Viet Nam News
Singer Tân Nhàn is busy preparing for her first solo concert Trở Về (The Return) on February 23. She talks to Minh Thu about her ambitions of putting traditional music in the spotlight.
Can you tell us about the concert?
I’m lucky to have many famous artists involved such as director Trần Mạnh Hùng, choreographer Trần Ly Ly, saxophonist Quyền Thiện Đắc, conductor Đồng Quang Vinh and a special orchestra which includes 50 artists who play traditional musical instruments together with the Việt Nam National Symphony Orchestra.
My husband Tuấn Anh (a voice trainer at the Việt Nam National Academy of Music – VNAM) is also production director for the concert.
I have worked as a professional singer and teacher for many years, but this will be my first solo live show. I performed live with my husband in 2013, but I want to review my artistic journey. I will perform songs about the homeland; songs that helped me win the Sao Mai singing contest and bought me fame; and songs of xẩm (blind buskers’ songs), chầu văn (spiritual music) and quan họ (love duets).
What’re the highlights of the concert?
The concert is called The Return with the aim of calling people to turn their attention back to traditional music.
The special orchestra combining traditional music, chamber music and electronic music will definitely provide amazing emotions and experiences for the audiences. I hope this will breathe new life and vitality into folk music.
Why has it taken so long for you to hold a second solo concert?
After the concert in 2013, I began thinking about my own concert, where I had the final decision on what I would perform; where I could present my emotions, discoveries and experiences in music. I have spent many years practising, experimenting and researching. Now I feel it’s the right time for me.
Will there be any guest artists at the show?
Artist Emeritus Đình Cương who is famous for chèo, and musician Ngô Hồng Quang from the Netherlands, who sings and plays traditional Vietnamese instruments.
I’m not only a singer but I also teach at VNAM, so I wanted to put my top students on stage such as Lại Thị Hương Ly (second prize at the Kyushu Music Concour 2018) and Thanh Quý (first runner-up at Extreme Duet Vietnam 2018).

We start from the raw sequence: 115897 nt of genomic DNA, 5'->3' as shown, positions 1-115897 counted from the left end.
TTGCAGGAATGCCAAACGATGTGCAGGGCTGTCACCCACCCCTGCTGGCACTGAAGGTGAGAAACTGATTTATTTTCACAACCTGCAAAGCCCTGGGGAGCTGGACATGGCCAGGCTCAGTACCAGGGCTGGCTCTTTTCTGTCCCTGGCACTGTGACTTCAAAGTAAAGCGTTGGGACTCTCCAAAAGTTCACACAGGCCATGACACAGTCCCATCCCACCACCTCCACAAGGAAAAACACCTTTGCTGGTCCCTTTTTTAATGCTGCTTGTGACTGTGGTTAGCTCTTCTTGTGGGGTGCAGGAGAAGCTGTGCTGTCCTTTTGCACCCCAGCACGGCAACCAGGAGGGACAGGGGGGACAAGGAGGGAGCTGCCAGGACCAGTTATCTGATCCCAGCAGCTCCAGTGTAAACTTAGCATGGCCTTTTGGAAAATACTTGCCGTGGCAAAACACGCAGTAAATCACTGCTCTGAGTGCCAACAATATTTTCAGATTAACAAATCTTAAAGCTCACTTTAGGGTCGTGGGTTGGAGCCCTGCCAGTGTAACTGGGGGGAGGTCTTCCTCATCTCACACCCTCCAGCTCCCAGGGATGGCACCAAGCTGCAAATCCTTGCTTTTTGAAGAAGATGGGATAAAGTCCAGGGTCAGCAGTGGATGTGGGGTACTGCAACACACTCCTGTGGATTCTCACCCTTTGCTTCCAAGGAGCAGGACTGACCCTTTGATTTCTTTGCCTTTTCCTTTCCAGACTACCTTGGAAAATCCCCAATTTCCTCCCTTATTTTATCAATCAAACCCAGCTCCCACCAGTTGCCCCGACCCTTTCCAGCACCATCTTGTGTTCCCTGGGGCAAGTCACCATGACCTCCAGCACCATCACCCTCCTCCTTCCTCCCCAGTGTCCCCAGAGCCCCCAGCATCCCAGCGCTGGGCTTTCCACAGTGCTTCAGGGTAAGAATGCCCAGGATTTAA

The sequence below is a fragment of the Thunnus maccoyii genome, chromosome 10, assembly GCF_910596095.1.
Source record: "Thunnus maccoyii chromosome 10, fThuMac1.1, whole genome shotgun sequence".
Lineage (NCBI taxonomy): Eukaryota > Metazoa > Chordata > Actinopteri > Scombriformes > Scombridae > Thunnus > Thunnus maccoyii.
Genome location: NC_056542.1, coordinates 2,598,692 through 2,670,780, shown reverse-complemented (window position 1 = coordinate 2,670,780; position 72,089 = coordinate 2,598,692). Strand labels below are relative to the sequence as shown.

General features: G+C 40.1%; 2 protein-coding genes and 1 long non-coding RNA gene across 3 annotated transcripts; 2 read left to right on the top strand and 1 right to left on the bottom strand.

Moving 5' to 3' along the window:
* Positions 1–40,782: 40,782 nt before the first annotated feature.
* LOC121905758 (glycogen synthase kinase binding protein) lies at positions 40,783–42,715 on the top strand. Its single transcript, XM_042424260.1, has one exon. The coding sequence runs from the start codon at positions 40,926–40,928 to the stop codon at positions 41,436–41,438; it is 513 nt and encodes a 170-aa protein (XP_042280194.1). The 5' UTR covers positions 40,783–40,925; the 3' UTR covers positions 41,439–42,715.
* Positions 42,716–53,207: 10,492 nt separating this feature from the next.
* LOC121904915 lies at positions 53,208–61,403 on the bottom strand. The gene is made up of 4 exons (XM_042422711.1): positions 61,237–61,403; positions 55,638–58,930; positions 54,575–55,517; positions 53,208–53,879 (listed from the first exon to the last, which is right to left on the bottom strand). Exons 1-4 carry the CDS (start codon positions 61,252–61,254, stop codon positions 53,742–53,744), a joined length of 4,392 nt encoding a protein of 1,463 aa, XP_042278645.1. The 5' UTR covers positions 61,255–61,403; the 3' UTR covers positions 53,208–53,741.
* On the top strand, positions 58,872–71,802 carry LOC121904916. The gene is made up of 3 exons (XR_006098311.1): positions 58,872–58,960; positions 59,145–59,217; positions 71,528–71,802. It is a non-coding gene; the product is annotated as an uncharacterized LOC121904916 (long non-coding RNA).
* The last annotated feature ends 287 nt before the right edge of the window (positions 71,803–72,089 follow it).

Why haven’t you invited other artists who are popular at the moment to help sell tickets and promote the concert?
The people will be there for me. I am confident that my name is attractive enough to sell tickets. The artists I’ve invite to perform together are important and talented. I really appreciate their professionalism.
Tickets range from VNĐ600,000–5 million (US$30-250). Even if all of the tickets are sold out, the proceeds don’t cover all the expenses. I’ve invested about VNĐ4 billion ($174,000) for the show. It’s a worthy price for my first concert, and for a performance dedicated to traditional music, a national heritage.
Your husband Tuấn Anh is also a famous singer who also won Sao Mai in 2005. Why isn’t he singing with you at this concert?
I really want to have him on the stage but between singing and producing, he just wants to choose one role. Finally he decided to work as producer for the concert. He told me that he would do everything for me, I just have to shine. Indeed, he helped me from A to Z, I just need to focus on singing.
How have you prepared for the concert?
I was busy during Tết (Lunar New Year festival) like other Vietnamese women. I love Tết because I have a chance to make the house beautiful, enjoy shopping and slow down for a bit. I’ve been spending most of time practising for the concert and teaching at VNAM, so I treasure the free time to go to the flower market. This year I was happy because I had a branch of peach blossom right beside the piano. It provided inspiration and emotion when I was practising because I want to bring the spring atmosphere to the audience.
You have caused controversy by combining chèo with jazz in the music video Yếm Đào Xuống Phố (Wearing Traditional Costume to Go Downtown). Are you afraid of being criticised if you continue to mash up traditional music in this concert?
I’m not worried about that because the controversy proved that people are concerned about my work. Attracting people to discuss traditional music is my purpose. A debate means I’m successful.
What are your hobbies? Are they related to music?
Yes, I often listen to music when I have free time. Apart from traditional music, I also love pop songs, especially by young artists. It’s not for entertainment only but also helps me understand young people and support my teaching and research work.
Can you tell us about your plans for the future?
I have just released a music video featuring quan họ (love duet singing) entitled Tương Phùng Tương Ngộ (Dating). It’s an effort to welcome the upcoming Lim Festival in the northern province of Bắc Ninh. The festival dedicated to quan họ kicks off on the 12th day of the Lunar New Year (February 16). — VNS